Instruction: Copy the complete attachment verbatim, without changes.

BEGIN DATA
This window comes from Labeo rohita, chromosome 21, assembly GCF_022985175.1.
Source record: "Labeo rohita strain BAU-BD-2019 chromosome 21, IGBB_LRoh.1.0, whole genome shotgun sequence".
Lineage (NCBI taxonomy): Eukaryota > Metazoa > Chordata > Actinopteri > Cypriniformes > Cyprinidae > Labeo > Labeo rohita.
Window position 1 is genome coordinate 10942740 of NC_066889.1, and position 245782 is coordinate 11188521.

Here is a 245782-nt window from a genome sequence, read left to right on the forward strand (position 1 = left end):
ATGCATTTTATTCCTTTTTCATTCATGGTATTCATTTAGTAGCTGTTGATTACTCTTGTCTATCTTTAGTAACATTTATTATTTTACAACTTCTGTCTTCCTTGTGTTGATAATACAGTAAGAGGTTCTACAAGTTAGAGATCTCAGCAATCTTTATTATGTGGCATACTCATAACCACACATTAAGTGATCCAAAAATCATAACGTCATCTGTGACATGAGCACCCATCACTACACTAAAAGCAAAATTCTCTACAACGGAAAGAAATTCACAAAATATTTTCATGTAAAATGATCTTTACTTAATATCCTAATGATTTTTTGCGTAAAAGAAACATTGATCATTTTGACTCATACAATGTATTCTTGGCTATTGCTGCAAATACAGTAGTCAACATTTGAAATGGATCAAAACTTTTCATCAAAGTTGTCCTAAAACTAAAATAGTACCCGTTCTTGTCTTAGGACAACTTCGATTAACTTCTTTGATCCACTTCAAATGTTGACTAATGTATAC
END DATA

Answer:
This window comes from Labeo rohita, chromosome 21, assembly GCF_022985175.1.
Source record: "Labeo rohita strain BAU-BD-2019 chromosome 21, IGBB_LRoh.1.0, whole genome shotgun sequence".
Lineage (NCBI taxonomy): Eukaryota > Metazoa > Chordata > Actinopteri > Cypriniformes > Cyprinidae > Labeo > Labeo rohita.
Window position 1 is genome coordinate 10942740 of NC_066889.1, and position 245782 is coordinate 11188521.

Here is a 245782-nt window from a genome sequence, read left to right on the forward strand (position 1 = left end):
ATGCATTTTATTCCTTTTTCATTCATGGTATTCATTTAGTAGCTGTTGATTACTCTTGTCTATCTTTAGTAACATTTATTATTTTACAACTTCTGTCTTCCTTGTGTTGATAATACAGTAAGAGGTTCTACAAGTTAGAGATCTCAGCAATCTTTATTATGTGGCATACTCATAACCACACATTAAGTGATCCAAAAATCATAACGTCATCTGTGACATGAGCACCCATCACTACACTAAAAGCAAAATTCTCTACAACGGAAAGAAATTCACAAAATATTTTCATGTAAAATGATCTTTACTTAATATCCTAATGATTTTTTGCGTAAAAGAAACATTGATCATTTTGACTCATACAATGTATTCTTGGCTATTGCTGCAAATACAGTAGTCAACATTTGAAATGGATCAAAACTTTTCATCAAAGTTGTCCTAAAACTAAAATAGTACCCGTTCTTGTCTTAGGACAACTTCGATTAACTTCTTTGATCCACTTCAAATGTTGACTAATGTATAC